Marine Debris Collecting Underwater Robot

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The marine debris collector on our remotely operated vehicle has the potential to make a significant impact on the international problem of marine debris. Marine debris is a major issue for our oceans and the creatures that live in them. It poses a threat to marine life, damages marine ecosystems, and affects the health of humans who consume seafood. By collecting marine debris from the ocean underwater, the ROV (remotely ioerated vehicle) can help to reduce these negative impacts.

The marine debris collector ROV can operate in areas that are difficult or dangerous for humans to access, such as deep-sea environments or areas with strong currents. This means that it can collect debris from areas that would otherwise be impossible to reach. Additionally, the ROV can be operated remotely, which reduces the risk of injury to human operators.

This particular ROV is aimed mostly at retrieving items such as shopping trolleys (carts), bicycles and other assorted items that village idiots the world over throw off jetties, river banks and bridges. The grappling hook detaches and has a 200 kg breaking strain line 50 metres long with a float on its arm so that items can be hauled in without the ROV being further involved.

The ROV also has a quickly demountable twin disc cutter with counter-rotating blades with hopefully the ability to cut through rope, discarded fishing gear and possibly light cable. There is obviously plenty of testing to be done to further refine what works and what doesn’t work.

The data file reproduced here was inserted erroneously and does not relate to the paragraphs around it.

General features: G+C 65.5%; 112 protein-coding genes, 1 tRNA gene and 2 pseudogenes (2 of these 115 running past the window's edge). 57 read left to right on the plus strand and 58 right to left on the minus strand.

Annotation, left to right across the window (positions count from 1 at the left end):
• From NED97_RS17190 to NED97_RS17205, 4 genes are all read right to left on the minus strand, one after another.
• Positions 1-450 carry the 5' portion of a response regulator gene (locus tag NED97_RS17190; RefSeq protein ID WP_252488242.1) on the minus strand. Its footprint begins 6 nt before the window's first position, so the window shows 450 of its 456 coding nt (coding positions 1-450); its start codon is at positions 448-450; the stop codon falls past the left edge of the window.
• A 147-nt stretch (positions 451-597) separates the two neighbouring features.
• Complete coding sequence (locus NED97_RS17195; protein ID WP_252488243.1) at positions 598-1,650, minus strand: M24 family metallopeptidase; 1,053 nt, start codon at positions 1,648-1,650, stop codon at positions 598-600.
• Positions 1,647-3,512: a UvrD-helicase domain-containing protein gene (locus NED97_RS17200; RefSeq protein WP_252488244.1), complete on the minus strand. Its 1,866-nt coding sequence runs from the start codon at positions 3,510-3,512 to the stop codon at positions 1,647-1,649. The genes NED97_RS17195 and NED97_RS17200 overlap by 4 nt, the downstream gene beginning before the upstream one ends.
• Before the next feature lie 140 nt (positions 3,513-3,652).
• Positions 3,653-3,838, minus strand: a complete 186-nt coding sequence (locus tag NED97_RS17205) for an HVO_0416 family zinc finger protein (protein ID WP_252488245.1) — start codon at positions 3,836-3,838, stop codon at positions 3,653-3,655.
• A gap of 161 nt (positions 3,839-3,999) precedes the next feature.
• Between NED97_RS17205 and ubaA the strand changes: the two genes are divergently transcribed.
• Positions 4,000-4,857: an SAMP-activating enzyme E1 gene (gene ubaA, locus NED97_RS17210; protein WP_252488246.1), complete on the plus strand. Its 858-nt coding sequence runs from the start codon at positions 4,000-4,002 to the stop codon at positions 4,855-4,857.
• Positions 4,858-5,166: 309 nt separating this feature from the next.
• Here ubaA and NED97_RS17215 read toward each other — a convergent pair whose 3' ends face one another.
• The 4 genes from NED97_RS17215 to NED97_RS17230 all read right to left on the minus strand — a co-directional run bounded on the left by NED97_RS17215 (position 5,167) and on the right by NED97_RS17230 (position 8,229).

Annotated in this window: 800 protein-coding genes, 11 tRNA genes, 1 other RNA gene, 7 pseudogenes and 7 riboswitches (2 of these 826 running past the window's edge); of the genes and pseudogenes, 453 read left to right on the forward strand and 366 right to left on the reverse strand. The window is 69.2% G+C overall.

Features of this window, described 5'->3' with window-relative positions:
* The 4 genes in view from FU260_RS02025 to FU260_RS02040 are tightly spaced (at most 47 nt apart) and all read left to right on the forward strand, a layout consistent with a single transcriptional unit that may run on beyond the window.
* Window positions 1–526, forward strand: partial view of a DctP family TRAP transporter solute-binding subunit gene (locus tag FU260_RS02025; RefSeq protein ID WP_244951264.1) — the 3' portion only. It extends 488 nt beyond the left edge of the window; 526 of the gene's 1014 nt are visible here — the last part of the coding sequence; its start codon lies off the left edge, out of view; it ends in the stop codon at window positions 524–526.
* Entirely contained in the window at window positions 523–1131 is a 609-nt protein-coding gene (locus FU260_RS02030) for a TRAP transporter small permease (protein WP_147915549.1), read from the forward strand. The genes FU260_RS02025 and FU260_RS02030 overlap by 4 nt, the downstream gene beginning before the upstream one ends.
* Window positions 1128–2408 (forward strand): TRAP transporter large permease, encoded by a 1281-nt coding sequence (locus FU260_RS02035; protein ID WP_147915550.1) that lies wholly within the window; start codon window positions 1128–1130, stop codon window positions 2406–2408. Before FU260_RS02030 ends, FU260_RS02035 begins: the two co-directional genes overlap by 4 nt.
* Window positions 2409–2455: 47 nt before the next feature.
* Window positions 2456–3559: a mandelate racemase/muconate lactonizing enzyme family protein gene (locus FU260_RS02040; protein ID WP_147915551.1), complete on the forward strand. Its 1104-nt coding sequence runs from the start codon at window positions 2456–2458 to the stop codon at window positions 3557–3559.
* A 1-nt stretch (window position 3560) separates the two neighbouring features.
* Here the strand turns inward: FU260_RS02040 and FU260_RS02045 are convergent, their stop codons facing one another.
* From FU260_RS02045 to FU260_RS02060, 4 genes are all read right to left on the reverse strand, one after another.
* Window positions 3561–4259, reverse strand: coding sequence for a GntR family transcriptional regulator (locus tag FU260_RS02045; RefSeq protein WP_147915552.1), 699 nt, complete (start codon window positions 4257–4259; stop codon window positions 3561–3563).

It has a Cerulean sonar for better object identification and DVL650 to keep the ROV steady in currents.

The body is designed from two very simple boxes that couple together with flat hatches. This ROV won’t be going deeper than 50 metres and I wanted to keep the design as simple as possible to keep the machining cost down and also keep my electronics easily accessible.

My normal designs focus much more heavily on making the bodies as hydrodynamic as possible but the idea was to make this as cheap as I could to allow entities involved in marine debris collection to have the cheapest units possible.

By removing marine debris from the ocean, the ROV can help to protect marine life from entanglement and ingestion of plastic and other debris. This can help to preserve biodiversity and maintain healthy marine ecosystems. Additionally, removing debris from the ocean can improve the health and safety of humans who consume seafood, as it can reduce the amount of plastics and other contaminants that are present in the ocean.

Overall, the marine debris collector on our remotely operated vehicle has the potential to make a significant impact on the international problem of marine debris. By collecting debris from the ocean floor, the ROV can help to reduce negative impacts on marine life, and It represents an important step towards addressing this critical environmental issue and protecting our oceans for future generations. We hope to inspire other innovations to work towards this important problem.

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  • ABOUT THE ENTRANT

  • Name:
    John Griffiths
  • Type of entry:
    individual
  • Patent status:
    none